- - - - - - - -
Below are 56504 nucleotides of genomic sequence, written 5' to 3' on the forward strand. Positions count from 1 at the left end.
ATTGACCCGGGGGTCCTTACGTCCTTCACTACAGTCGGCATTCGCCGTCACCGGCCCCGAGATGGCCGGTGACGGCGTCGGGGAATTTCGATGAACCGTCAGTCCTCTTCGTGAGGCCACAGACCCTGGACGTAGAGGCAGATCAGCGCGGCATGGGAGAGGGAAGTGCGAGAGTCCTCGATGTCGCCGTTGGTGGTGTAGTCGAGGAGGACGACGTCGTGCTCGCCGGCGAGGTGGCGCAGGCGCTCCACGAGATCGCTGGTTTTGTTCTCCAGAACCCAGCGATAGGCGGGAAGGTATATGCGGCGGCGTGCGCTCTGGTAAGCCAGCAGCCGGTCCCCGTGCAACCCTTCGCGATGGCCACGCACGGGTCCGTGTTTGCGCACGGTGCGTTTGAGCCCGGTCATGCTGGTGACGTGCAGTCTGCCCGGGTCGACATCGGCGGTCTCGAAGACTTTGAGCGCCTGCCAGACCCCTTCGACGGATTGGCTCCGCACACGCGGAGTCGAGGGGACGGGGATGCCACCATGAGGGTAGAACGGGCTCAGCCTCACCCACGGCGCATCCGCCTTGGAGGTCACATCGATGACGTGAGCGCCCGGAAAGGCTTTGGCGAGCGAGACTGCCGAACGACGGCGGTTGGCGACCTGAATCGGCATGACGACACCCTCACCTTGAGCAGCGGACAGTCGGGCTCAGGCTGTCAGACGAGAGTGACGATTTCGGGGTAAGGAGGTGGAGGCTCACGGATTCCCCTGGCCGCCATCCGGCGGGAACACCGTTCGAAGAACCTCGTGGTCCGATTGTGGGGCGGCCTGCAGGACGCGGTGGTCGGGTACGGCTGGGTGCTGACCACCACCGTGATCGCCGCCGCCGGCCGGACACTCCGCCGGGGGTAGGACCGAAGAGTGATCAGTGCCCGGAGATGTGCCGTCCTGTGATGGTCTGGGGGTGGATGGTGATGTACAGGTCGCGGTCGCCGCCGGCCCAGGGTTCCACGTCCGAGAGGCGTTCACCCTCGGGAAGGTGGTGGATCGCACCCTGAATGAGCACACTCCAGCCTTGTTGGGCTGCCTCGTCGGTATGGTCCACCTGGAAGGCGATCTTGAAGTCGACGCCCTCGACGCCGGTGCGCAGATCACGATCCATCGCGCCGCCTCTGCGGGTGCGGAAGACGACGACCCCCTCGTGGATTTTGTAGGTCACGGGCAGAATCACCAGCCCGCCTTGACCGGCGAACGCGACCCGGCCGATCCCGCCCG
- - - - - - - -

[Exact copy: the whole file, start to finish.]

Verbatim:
Below are 56504 nucleotides of genomic sequence, written 5' to 3' on the forward strand. Positions count from 1 at the left end.
ATTGACCCGGGGGTCCTTACGTCCTTCACTACAGTCGGCATTCGCCGTCACCGGCCCCGAGATGGCCGGTGACGGCGTCGGGGAATTTCGATGAACCGTCAGTCCTCTTCGTGAGGCCACAGACCCTGGACGTAGAGGCAGATCAGCGCGGCATGGGAGAGGGAAGTGCGAGAGTCCTCGATGTCGCCGTTGGTGGTGTAGTCGAGGAGGACGACGTCGTGCTCGCCGGCGAGGTGGCGCAGGCGCTCCACGAGATCGCTGGTTTTGTTCTCCAGAACCCAGCGATAGGCGGGAAGGTATATGCGGCGGCGTGCGCTCTGGTAAGCCAGCAGCCGGTCCCCGTGCAACCCTTCGCGATGGCCACGCACGGGTCCGTGTTTGCGCACGGTGCGTTTGAGCCCGGTCATGCTGGTGACGTGCAGTCTGCCCGGGTCGACATCGGCGGTCTCGAAGACTTTGAGCGCCTGCCAGACCCCTTCGACGGATTGGCTCCGCACACGCGGAGTCGAGGGGACGGGGATGCCACCATGAGGGTAGAACGGGCTCAGCCTCACCCACGGCGCATCCGCCTTGGAGGTCACATCGATGACGTGAGCGCCCGGAAAGGCTTTGGCGAGCGAGACTGCCGAACGACGGCGGTTGGCGACCTGAATCGGCATGACGACACCCTCACCTTGAGCAGCGGACAGTCGGGCTCAGGCTGTCAGACGAGAGTGACGATTTCGGGGTAAGGAGGTGGAGGCTCACGGATTCCCCTGGCCGCCATCCGGCGGGAACACCGTTCGAAGAACCTCGTGGTCCGATTGTGGGGCGGCCTGCAGGACGCGGTGGTCGGGTACGGCTGGGTGCTGACCACCACCGTGATCGCCGCCGCCGGCCGGACACTCCGCCGGGGGTAGGACCGAAGAGTGATCAGTGCCCGGAGATGTGCCGTCCTGTGATGGTCTGGGGGTGGATGGTGATGTACAGGTCGCGGTCGCCGCCGGCCCAGGGTTCCACGTCCGAGAGGCGTTCACCCTCGGGAAGGTGGTGGATCGCACCCTGAATGAGCACACTCCAGCCTTGTTGGGCTGCCTCGTCGGTATGGTCCACCTGGAAGGCGATCTTGAAGTCGACGCCCTCGACGCCGGTGCGCAGATCACGATCCATCGCGCCGCCTCTGCGGGTGCGGAAGACGACGACCCCCTCGTGGATTTTGTAGGTCACGGGCAGAATCACCAGCCCGCCTTGACCGGCGAACGCGACCCGGCCGATCCCGCCCG